American Academy For Yoga in Medicine

Embracing the Art of Pranayama: A Comprehensive Guide

Introduction to Pranayama

Pranayama, a crucial aspect of yoga practice, involves the regulation and control of breath. It encompasses three fundamental phases: external outward flow, internal inward flow, and the depth of both during the transitions, which is known as retention or suspension. When performed correctly, Pranayama harmonizes the breath, making it slow and subtle, leading to numerous physical and mental health benefits.

Preparations for Practicing Pranayama

Before you dive into the practice of Pranayama, there are several important preparations to ensure a conducive environment and maximize the benefits:

  1. Choose a Clean and Quiet Space: Ensure that the area where you practice is neat and clean. A well-ventilated room is ideal for Pranayama.
  2. Consistency in Practice Location: Use the same place for your daily practice to intensify the benefits.
  3. Avoid AC Rooms and Extreme Temperatures: Do not practice in an air-conditioned room. Beginners should avoid open spaces like gardens or rooftops, especially when the weather is too hot or cold.
  4. Listen to Your Body: Do not overexert yourself. Gradually increase your lung capacity by practicing slowly and mindfully.
  5. Seek Guidance from a Guru: It is advisable to learn Pranayama under the supervision of an experienced guru to avoid any harmful effects.

 Essential Precautions

  1. Light or Empty Stomach: Practice Pranayama on a light or empty stomach, waiting at least 2-4 hours after a meal.
  2. Comfortable Attire: Wear loose and comfortable clothing to allow free movement of your body.
  3. Posture: Adopt a comfortable sitting position like Padmasana or Vajrasana. Keep your spine, neck, and head erect.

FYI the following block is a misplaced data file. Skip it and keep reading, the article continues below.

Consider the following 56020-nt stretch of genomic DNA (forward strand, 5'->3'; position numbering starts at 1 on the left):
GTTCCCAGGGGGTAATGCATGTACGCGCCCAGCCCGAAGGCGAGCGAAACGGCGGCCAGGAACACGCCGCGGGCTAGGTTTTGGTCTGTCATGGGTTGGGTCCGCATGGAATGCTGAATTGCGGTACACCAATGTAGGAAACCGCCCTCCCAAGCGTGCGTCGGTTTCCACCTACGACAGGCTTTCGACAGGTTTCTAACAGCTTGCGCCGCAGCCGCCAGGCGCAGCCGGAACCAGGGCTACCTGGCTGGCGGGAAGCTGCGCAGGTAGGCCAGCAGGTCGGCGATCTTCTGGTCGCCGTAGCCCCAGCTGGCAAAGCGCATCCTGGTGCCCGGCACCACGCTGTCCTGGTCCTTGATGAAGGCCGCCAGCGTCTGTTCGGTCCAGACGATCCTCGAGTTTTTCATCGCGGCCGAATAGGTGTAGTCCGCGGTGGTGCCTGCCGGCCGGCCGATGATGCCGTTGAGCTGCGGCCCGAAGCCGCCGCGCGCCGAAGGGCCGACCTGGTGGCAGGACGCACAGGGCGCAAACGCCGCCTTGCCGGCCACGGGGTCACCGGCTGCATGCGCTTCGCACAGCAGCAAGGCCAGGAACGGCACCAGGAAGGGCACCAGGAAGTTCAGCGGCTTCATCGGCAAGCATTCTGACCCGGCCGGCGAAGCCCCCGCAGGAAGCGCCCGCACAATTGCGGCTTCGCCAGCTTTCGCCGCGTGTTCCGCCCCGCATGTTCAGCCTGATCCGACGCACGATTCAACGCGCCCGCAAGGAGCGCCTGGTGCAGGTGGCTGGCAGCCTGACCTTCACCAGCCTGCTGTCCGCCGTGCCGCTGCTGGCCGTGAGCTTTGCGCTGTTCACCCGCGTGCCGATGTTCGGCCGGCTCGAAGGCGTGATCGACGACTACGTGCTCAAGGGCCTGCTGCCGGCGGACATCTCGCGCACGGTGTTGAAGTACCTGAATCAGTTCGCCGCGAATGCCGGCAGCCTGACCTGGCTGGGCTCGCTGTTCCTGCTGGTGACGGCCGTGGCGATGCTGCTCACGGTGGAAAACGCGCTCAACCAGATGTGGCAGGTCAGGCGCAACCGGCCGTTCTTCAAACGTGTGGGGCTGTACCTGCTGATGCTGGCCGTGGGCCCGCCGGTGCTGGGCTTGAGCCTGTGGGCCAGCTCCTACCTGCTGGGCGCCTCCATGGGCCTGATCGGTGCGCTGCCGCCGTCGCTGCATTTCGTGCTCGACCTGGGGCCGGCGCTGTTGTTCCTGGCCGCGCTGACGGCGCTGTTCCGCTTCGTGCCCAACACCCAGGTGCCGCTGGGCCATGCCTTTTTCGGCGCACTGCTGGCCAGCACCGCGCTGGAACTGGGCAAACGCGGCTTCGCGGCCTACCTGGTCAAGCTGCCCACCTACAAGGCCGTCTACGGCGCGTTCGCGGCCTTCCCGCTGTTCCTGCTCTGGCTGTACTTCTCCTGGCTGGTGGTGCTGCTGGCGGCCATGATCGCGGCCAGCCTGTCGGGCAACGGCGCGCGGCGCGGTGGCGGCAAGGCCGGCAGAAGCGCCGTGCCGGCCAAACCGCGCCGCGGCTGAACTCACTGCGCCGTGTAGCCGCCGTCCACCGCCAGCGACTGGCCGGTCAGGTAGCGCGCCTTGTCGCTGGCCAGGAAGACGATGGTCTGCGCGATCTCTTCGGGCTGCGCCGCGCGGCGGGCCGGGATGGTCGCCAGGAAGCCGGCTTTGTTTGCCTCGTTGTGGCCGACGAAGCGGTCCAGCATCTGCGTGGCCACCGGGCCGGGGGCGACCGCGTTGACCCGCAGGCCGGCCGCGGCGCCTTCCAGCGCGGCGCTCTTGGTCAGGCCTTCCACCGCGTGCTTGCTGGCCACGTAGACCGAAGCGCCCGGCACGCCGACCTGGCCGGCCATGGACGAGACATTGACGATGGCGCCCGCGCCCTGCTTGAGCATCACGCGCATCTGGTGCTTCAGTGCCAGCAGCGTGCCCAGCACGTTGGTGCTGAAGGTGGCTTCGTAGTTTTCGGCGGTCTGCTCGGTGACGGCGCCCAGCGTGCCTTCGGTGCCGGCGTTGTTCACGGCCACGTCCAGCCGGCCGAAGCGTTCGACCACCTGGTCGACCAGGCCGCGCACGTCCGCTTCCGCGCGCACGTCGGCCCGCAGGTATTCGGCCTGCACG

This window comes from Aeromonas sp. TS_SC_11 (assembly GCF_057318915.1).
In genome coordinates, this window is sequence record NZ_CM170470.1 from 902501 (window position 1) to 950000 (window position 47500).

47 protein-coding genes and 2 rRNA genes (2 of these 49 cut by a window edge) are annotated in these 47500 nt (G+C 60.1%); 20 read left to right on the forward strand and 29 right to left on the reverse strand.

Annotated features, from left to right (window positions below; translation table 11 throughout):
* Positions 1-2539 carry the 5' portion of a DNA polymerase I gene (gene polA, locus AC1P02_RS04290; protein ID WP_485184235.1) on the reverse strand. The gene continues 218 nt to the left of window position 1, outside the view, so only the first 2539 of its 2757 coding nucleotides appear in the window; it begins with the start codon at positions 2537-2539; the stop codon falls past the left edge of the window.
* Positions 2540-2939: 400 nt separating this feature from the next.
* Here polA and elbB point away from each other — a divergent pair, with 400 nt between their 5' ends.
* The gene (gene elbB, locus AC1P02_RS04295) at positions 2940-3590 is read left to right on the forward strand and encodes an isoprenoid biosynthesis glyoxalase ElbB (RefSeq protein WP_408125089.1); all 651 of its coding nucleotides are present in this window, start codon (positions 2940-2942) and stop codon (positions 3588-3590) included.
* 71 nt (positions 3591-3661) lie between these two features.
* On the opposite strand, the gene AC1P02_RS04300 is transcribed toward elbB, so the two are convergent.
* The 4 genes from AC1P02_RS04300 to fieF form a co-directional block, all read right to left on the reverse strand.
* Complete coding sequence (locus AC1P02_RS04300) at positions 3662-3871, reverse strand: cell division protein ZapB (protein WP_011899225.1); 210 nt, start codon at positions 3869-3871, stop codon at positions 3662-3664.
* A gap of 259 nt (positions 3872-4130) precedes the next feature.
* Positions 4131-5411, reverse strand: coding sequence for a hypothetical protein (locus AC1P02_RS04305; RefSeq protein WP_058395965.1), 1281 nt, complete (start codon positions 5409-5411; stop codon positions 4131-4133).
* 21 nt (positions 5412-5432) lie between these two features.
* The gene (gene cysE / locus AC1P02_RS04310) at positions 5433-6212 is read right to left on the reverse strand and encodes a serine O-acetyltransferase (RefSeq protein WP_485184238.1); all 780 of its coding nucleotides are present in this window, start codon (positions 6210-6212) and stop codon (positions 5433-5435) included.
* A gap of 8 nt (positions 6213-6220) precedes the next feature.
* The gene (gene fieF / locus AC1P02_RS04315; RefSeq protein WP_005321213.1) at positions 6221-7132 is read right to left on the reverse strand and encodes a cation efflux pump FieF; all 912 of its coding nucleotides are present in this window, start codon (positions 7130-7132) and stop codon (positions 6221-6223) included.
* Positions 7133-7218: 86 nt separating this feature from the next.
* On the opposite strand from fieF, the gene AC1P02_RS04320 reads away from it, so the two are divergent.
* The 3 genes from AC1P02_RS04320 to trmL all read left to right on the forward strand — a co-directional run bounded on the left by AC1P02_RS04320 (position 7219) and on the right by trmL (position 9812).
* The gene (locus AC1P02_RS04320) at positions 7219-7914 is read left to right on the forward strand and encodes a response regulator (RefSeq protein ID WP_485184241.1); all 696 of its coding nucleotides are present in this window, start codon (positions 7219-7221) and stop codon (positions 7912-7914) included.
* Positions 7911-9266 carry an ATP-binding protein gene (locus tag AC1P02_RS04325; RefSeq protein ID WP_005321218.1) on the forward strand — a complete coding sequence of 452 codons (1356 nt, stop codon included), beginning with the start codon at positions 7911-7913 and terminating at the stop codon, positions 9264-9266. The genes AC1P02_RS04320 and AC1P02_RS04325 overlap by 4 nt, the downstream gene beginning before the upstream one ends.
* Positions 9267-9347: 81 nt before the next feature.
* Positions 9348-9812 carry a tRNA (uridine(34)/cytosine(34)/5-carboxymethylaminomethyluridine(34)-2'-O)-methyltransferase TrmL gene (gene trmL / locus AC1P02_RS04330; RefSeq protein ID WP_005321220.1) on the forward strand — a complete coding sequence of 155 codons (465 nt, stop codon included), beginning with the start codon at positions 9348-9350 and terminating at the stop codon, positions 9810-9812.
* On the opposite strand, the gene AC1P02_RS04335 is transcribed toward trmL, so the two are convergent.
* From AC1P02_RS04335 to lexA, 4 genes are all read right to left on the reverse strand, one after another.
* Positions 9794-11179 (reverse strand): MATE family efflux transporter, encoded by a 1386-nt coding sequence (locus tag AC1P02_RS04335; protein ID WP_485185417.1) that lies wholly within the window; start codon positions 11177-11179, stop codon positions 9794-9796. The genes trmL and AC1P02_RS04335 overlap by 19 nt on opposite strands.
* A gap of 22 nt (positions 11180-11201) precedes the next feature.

4. Avoid Distractions: Ensure there are no outside disturbances. Avoid smoking, alcohol, and non-sattvic foods.
  5. Natural Breathing: Maintain natural and regular breathing throughout your practice.

 Techniques of Pranayama

  1. Abdominal Breathing

Purpose: Achieves movement of the diaphragm.


– Sit in Vajrasana, Sukhasana, or Padmasana.

– Inhale and fill the abdomen by expanding the abdominal wall.

– Exhale by contracting the abdominal muscles, moving the navel towards the spine.

– Repeat until comfortable.

  1. Thoracic Breathing

Purpose: Requires movement of the ribs.


– Sit in Vajrasana, Sukhasana, or Padmasana.

– Inhale and extend the chest without moving the abdomen.

– Exhale and contract the chest downwards and inwards.

– Repeat until comfortable.

  1. Shoulder Breathing

Purpose: Achieves inhalation and deflation of the lungs.


– Sit in Vajrasana, Sukhasana, or Padmasana.

– Cross your arms and place the palms on opposite shoulders.

– Inhale by drawing the shoulders and collarbones upwards.

– Exhale and release the shoulders and collarbones downwards.

– Repeat until comfortable.

  1. Yogic Breathing

Purpose: Combines abdominal, thoracic, and shoulder breathing.


– Sit in Vajrasana, Sukhasana, or Padmasana.

– Inhale, starting with filling the abdomen, then extend the ribs, and finally draw the shoulders upwards in a continuous flow.

– Exhale by releasing the shoulders, contracting the ribs, and finally contracting the abdominal wall in a continuous flow.

– Repeat until comfortable.

 Practice and Relaxation

– Perform repetitions according to your comfort level. Starting with 1-3 rounds is sufficient, gradually increasing to 11 rounds if desired.

– Do not overdo it. Extend your practice only as much as you feel relaxed and are enjoying it.

– After each Pranayama session, practice Savasana or remain in a sitting pose with eyes closed to relax and assimilate the benefits.


Pranayama, when practiced regularly and correctly, can bring profound benefits to your physical, mental, and spiritual well-being. By following the guidelines and techniques mentioned above, you can embark on a journey of self-discovery and holistic health. Remember, the key to successful Pranayama practice lies in consistency, mindfulness, and proper guidance. Embrace this ancient art and let your breath lead you to a state of inner peace and harmony.

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